Jed Portman

Southern Classic: Sour Corn

By Jed PortmanGood EatsAugust 25, 2015

If you like sauerkraut, chances are you’ll like sour corn. 

Read More »

Make This Now: Butter Bean Salad

By Jed PortmanGood EatsAugust 14, 2015

Late summer is butter bean season, when farmers haul coolers full of shelled and plastic-bagged beans to the market, and people across the region add them to simmering stewpots. As with green beans, the usual way to prepare butter beans here in cornbread country is to cook them until falling-apart tender, with a ham hock or a few slices of bacon for seasoning. But the Garden & Gun staff can name at least one good exception: the butter bean salad from Monza, a restaurant down the street from our Charleston offices that serves salads, pastas, and wood-fired pizzas. This simple salad is a lighter way to enjoy a seasonal treasure before it goes into the freezer for the rest of the year.

Read More »

Five Things You Might Not Know About Southern Tomatoes

By Jed PortmanGood EatsAugust 11, 2015

1. For all we know, the famous Cherokee Purple tomato is only a few decades old.

Read More »

Meet The Woman Behind Biscuits and Gravy Potato Chips

By Jed PortmanGood EatsAugust 6, 2015

Maybe you’ve cheered and maybe you’ve rolled your eyes, but you’ve most likely heard about Frito-Lay’s attempts to shake up grocery store shelves with their annual choose-the-new-potato-chip contests, which pit the attention-getting likes of cheesy garlic bread and cappuccino against each other. This year, four regional flavors are competing for a place next to plain old sour cream and onion: West Coast Truffle Fries, Greektown Gyro, New York Reuben, and Southern Biscuits and Gravy. If you’re skeptical that buttermilk powder and lab-engineered seasonings can stand in for the warm flavors of scratch-made biscuits and gravy, you’re not alone. But the woman who submitted the idea stands to win a million dollars if these chips pass the taste test. Hailey Green, a twenty-five-year-old travel agent from Noblesville, Indiana, answered our questions about the most polarizing snack below the Mason-Dixon line.

Read More »

Why Duke's Mayonnaise Matters

By Jed PortmanGood EatsJuly 29, 2015

In many of the most popular restaurants below the Mason-Dixon line today, diners can practically trace the sprigs of parsley garnishing their plates to the wholesome hands of local farmers. So it’s surprising when the same chefs who preach about heirloom seeds and heritage animals embrace a factory-made food. But one variety of mayonnaise still arrives at upscale kitchens from Texas to Tennessee in decidedly non-artisan plastic tubs.

Read More »

A Perfect Southern Match: Tomatoes & Biscuits

By Jed PortmanGood EatsJuly 24, 2015

Leave it to Willie Foster of Biscuit King’s Fun Barn in Fairhope, Alabama, to make the tomato sandwich on our cover into a why-didn’t-we-think-of-that breakfast treat. The self-taught baker’s signature Ugly Biscuit is an all-in-one meal of sausage, bacon, egg, and cheese tucked into a football-shaped lump of dough that appeared in our 2014 roundup of the best breakfast joints in the South. But while visiting family in the Holy City earlier this week, he treated the Garden & Gun staff to an off-menu special.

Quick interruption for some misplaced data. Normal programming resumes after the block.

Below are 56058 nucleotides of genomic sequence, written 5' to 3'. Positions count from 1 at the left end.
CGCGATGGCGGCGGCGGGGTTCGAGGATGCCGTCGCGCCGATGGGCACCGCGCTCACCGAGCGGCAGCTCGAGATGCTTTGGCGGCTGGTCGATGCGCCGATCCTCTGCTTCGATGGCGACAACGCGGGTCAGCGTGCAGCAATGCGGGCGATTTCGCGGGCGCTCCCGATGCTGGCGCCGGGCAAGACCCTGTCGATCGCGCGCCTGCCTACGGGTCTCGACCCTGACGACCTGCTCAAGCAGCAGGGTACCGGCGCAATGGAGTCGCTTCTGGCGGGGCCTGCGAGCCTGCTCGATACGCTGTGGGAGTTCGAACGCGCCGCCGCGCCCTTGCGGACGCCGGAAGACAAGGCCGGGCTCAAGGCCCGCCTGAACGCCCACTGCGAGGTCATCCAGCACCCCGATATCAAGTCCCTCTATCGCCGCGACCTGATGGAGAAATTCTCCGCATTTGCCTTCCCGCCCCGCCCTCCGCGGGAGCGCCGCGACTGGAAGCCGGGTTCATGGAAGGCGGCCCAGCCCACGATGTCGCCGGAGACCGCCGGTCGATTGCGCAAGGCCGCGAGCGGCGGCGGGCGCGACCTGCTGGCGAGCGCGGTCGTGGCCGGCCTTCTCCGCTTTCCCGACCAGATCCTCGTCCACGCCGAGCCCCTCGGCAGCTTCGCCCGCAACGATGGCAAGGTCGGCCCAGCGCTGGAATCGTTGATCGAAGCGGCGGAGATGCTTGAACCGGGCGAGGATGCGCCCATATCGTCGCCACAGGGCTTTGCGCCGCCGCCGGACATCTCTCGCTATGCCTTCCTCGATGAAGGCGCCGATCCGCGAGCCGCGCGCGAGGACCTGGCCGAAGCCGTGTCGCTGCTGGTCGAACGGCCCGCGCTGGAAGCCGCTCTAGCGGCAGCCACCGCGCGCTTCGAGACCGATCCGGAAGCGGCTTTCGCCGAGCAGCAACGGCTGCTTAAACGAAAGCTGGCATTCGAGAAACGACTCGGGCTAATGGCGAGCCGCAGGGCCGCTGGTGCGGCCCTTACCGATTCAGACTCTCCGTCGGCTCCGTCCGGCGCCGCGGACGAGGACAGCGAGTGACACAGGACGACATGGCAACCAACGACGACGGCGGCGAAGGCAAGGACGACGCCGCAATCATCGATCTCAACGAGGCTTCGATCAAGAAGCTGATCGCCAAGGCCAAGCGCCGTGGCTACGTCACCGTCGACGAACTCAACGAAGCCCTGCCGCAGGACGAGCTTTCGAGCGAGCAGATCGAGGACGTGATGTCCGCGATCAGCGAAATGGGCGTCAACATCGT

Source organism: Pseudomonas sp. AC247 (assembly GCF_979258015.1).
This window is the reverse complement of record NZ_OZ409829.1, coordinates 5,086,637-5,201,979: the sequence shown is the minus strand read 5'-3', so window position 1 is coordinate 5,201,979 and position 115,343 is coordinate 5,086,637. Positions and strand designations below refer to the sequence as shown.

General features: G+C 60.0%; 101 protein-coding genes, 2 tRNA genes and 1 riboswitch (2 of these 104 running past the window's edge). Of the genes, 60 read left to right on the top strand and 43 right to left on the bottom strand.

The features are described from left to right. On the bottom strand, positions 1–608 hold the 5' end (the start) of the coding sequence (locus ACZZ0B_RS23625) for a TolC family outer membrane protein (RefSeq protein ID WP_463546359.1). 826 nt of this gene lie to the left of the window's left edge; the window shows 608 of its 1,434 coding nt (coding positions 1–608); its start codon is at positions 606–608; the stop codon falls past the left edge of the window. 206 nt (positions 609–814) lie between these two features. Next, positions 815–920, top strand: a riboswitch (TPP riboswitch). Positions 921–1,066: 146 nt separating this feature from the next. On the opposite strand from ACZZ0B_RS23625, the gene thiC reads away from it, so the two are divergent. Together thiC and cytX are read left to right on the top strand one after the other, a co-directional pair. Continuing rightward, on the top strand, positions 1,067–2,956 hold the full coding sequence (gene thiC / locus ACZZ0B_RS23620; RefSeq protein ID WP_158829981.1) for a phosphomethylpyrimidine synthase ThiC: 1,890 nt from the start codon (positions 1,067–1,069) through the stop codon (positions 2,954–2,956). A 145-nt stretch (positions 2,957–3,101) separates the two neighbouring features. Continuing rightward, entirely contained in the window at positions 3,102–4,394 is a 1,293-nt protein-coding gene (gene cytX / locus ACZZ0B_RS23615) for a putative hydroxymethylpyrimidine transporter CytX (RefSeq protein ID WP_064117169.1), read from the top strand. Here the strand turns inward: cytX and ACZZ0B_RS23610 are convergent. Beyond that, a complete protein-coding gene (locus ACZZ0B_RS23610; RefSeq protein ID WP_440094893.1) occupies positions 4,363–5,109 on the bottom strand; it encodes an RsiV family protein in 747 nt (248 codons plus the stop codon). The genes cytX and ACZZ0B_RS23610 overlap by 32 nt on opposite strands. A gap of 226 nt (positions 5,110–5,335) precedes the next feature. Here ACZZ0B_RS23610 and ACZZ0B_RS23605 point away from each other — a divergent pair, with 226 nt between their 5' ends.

Read More »

An Asheville Chef's Southern Lox

By Jed PortmanGood EatsJuly 10, 2015

Steven Goff loves lox on a bagel with cream cheese. But like many other chefs, he is also an advocate for locally farmed and foraged ingredients, and salmon don’t swim anywhere near Asheville, North Carolina, where Goff has lived and worked for more than a decade, most recently at the acclaimed King James Public House. “I don’t like to use ingredients from too far away, and salmon are incredibly far away,” he says. “What we do have here is great trout.” Goff cures fillets in a mixture of North Carolina sweet potato vodka, dill, citrus, and spices, and serves the resulting lox over bagels and salads. Made with freshly caught fish, it’s delicious enough to make a person forget salmon lox altogether.

Read More »

Southern Milkshakes—With A Grown-Up Kick

By Jed PortmanGood EatsJune 29, 2015

Andrew Ullom handles dessert for half a dozen of the best restaurants in Raleigh, North Carolina, but he doesn’t overthink a milkshake. “When you have three or four ingredients that taste good by themselves, nine out of ten times they’re going to taste good together,” says the executive pastry chef for Poole’s Diner, Beasley’s Chicken + Honey, and several other spots owned and operated by chef Ashley Christensen, who has been one of the driving forces behind the city's dining scene for the past decade.

Read More »

Southern Classic: Tomato Pudding

By Jed PortmanGood EatsJune 17, 2015

It is an incredibly simple dish, even for the down-to-earth likes of Robert Stehling.

Read More »

Father's Day, Texas-Style

By Jed PortmanBelow the LineJune 12, 2015

As a hard-working chef with a four-year-old daughter, Jesse Griffiths has yet to truly live it up on Father’s Day, but he has ideas for the holidays to come. “They’ll probably involve pancakes, and fishing,” he says. “It’ll be fun.” In the meantime, the chef at Dai Due, in Austin, Texas, has volunteered to help the rest of us make our plans. Griffiths is a serious outdoorsman who serves venison ceviche and slow-cooked wild boar at his restaurant, and teaches classes in hunting and fishing on the side. He drew upon his experiences both in hunt camp and the kitchen to brainstorm gifts for your own outdoorsy, cast-iron-loving dad. He has field-tested everything on the list below, from a potentially lifesaving pair of boots to a couple of cookbooks that might inspire your old man to fire up the grill.

Read More »

Pages

Subscribe to Jed Portman